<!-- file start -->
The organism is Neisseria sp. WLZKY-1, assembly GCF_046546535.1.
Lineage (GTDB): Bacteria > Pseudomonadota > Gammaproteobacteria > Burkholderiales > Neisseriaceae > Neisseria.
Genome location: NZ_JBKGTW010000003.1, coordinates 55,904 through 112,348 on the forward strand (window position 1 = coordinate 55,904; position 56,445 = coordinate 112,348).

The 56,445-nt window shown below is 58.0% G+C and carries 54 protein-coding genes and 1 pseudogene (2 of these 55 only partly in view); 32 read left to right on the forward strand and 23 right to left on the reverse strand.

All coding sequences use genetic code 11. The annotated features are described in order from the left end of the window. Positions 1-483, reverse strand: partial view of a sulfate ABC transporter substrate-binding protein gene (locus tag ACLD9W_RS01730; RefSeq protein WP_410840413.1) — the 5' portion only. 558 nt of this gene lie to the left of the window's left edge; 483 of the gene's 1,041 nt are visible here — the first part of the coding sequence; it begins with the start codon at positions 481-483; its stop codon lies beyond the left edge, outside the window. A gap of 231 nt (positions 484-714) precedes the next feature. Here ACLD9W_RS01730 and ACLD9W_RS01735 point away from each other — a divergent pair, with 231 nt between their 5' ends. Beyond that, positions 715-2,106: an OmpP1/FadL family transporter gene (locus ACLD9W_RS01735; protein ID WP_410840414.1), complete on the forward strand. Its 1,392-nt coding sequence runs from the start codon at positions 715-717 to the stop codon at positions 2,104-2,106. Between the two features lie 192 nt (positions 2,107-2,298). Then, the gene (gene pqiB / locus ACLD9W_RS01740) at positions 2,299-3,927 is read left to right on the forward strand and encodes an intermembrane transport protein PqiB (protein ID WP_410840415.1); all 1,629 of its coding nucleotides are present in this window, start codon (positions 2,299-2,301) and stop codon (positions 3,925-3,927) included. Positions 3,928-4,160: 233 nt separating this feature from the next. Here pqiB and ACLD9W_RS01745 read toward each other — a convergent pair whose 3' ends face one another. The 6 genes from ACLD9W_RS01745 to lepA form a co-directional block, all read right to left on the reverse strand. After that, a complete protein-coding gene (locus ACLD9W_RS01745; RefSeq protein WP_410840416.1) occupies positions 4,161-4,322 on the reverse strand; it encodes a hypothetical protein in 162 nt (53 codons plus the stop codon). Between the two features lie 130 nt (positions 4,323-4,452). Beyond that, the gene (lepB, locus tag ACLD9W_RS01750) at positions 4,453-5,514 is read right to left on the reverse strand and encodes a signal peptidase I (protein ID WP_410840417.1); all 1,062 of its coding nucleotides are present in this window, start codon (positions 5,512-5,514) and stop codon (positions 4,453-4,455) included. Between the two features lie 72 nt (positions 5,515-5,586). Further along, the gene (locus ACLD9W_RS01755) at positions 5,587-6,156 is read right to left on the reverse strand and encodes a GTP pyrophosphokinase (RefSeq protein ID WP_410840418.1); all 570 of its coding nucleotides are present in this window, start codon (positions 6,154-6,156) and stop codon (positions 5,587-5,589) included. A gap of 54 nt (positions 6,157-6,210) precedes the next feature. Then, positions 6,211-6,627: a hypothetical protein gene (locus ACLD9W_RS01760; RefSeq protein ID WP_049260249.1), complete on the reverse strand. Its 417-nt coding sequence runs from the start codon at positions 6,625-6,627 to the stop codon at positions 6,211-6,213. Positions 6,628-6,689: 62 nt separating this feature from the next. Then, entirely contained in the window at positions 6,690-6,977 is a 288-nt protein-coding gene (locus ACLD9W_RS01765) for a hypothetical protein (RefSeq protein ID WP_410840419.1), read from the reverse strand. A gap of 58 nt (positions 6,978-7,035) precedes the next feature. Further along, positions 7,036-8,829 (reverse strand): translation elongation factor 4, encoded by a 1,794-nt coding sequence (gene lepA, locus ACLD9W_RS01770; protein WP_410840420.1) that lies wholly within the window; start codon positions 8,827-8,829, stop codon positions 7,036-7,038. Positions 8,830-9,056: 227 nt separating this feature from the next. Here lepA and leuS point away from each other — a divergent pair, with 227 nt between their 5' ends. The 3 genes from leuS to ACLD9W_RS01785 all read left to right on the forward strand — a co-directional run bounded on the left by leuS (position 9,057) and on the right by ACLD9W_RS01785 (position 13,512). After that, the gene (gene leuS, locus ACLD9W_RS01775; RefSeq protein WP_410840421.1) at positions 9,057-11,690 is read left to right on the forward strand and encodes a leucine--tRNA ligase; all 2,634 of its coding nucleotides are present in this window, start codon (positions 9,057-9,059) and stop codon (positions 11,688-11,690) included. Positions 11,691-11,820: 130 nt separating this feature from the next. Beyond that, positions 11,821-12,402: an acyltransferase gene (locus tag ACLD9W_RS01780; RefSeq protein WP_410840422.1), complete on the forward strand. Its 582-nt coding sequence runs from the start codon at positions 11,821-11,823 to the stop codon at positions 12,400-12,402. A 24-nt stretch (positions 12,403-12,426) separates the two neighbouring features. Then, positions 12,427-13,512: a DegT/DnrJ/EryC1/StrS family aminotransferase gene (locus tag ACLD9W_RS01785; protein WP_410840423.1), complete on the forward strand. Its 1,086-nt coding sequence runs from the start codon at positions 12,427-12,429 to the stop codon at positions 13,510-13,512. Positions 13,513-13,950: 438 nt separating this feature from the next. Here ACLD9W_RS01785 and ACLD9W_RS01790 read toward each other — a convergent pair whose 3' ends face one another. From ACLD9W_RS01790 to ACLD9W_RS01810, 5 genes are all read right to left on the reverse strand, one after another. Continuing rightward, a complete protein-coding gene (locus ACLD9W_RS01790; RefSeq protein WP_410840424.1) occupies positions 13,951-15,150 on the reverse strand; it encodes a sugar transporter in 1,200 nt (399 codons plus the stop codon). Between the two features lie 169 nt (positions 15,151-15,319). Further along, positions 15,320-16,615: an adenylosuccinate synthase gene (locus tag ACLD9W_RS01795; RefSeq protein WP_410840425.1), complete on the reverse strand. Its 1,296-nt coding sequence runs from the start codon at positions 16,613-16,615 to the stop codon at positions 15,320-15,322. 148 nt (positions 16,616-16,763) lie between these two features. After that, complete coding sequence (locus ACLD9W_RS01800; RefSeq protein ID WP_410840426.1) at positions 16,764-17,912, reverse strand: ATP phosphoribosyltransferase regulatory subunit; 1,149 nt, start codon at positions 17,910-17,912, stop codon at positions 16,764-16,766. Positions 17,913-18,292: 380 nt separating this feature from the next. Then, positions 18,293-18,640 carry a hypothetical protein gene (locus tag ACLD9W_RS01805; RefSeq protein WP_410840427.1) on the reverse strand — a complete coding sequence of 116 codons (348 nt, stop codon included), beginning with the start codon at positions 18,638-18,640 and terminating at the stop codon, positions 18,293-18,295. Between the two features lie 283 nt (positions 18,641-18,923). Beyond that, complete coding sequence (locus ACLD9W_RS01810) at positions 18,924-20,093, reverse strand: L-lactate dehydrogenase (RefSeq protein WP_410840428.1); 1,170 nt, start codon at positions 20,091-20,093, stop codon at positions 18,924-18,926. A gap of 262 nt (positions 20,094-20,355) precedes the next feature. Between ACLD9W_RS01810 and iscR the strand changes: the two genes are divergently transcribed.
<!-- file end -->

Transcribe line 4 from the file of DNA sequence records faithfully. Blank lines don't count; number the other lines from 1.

The 56,445-nt window shown below is 58.0% G+C and carries 54 protein-coding genes and 1 pseudogene (2 of these 55 only partly in view); 32 read left to right on the forward strand and 23 right to left on the reverse strand.